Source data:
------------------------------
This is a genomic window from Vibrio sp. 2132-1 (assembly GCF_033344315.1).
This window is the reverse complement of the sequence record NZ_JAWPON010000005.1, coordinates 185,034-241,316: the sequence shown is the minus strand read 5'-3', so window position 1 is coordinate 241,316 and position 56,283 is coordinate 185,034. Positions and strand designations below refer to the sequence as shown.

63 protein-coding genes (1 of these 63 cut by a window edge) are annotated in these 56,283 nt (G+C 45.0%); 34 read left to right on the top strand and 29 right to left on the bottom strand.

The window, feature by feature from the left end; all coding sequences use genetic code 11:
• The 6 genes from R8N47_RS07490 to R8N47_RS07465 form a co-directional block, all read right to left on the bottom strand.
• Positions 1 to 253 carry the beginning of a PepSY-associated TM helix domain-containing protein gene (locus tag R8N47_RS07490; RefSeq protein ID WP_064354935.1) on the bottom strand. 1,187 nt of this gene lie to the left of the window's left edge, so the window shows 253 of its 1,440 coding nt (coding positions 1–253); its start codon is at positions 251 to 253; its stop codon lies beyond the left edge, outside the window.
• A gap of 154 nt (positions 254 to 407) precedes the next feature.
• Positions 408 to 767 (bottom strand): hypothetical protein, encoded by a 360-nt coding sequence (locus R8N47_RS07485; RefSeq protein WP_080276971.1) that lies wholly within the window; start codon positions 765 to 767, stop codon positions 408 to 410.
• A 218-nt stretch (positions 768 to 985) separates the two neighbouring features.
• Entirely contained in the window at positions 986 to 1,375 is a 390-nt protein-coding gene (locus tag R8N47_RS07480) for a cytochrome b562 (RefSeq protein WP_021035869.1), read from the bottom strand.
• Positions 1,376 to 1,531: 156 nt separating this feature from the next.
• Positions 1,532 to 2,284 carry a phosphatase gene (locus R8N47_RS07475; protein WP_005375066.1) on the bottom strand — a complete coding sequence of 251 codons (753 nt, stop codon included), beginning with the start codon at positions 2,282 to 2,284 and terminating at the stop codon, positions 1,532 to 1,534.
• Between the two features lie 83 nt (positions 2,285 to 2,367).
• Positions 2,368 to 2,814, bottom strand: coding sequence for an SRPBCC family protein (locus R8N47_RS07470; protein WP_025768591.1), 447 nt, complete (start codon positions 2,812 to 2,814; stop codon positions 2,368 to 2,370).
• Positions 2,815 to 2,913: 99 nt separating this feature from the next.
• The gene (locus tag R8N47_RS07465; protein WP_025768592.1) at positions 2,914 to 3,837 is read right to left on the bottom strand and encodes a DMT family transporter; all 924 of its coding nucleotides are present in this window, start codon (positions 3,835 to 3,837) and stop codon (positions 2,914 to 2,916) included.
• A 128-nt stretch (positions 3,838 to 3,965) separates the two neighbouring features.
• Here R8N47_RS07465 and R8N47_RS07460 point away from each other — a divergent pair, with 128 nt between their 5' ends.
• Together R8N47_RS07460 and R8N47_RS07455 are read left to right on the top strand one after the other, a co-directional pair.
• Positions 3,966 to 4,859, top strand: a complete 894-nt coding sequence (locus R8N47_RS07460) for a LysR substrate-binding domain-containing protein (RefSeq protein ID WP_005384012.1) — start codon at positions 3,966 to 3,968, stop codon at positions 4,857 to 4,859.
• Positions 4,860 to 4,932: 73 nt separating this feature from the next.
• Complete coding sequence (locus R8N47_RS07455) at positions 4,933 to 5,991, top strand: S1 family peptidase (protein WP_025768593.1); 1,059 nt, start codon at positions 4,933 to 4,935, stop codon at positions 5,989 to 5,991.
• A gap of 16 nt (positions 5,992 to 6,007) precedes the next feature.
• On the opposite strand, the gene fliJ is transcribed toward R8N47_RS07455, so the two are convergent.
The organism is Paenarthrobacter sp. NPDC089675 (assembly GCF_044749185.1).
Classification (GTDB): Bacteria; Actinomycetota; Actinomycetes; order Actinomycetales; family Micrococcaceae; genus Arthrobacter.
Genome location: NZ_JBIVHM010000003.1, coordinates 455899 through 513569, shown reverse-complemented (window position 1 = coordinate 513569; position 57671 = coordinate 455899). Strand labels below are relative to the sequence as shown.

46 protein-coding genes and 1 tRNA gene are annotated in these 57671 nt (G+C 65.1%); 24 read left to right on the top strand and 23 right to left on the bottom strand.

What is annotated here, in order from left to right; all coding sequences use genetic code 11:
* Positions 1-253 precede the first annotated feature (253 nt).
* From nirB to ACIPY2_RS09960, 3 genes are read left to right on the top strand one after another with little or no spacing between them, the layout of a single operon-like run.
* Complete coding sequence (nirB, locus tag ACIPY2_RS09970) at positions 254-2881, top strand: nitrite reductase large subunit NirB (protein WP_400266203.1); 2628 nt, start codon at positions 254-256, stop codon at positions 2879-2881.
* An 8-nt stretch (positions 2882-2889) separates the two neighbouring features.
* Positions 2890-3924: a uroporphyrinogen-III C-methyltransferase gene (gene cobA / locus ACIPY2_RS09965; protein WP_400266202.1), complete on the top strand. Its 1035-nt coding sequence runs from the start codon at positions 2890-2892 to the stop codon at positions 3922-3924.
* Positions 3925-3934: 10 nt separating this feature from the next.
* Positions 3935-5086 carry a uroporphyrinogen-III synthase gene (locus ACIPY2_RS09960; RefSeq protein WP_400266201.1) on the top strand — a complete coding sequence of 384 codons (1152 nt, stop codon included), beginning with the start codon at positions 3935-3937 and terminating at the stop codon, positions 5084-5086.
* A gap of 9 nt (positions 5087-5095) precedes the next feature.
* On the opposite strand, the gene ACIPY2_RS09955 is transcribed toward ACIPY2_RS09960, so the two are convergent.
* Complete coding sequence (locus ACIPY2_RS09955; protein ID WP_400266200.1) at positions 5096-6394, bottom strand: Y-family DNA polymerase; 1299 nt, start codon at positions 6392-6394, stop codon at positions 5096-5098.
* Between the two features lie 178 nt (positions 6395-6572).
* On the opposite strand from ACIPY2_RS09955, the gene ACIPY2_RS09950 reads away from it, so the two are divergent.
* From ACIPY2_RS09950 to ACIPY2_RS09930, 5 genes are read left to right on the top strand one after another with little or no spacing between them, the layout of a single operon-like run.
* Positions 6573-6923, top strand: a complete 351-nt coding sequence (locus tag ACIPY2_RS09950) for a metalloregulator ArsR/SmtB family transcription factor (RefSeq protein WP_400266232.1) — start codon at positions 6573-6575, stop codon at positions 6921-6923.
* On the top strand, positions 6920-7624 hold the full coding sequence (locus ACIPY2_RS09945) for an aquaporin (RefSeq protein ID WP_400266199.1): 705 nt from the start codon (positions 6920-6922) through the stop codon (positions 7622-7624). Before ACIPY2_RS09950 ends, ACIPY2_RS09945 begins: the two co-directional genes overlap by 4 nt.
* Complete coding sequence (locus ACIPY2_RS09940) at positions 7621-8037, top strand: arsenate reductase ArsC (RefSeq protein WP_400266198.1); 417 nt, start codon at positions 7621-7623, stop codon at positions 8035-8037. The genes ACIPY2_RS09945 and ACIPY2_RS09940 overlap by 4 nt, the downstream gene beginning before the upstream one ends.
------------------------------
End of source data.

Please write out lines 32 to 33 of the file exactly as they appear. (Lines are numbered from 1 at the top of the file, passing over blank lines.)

* Complete coding sequence (nirB, locus tag ACIPY2_RS09970) at positions 254-2881, top strand: nitrite reductase large subunit NirB (protein WP_400266203.1); 2628 nt, start codon at positions 254-256, stop codon at positions 2879-2881.
* An 8-nt stretch (positions 2882-2889) separates the two neighbouring features.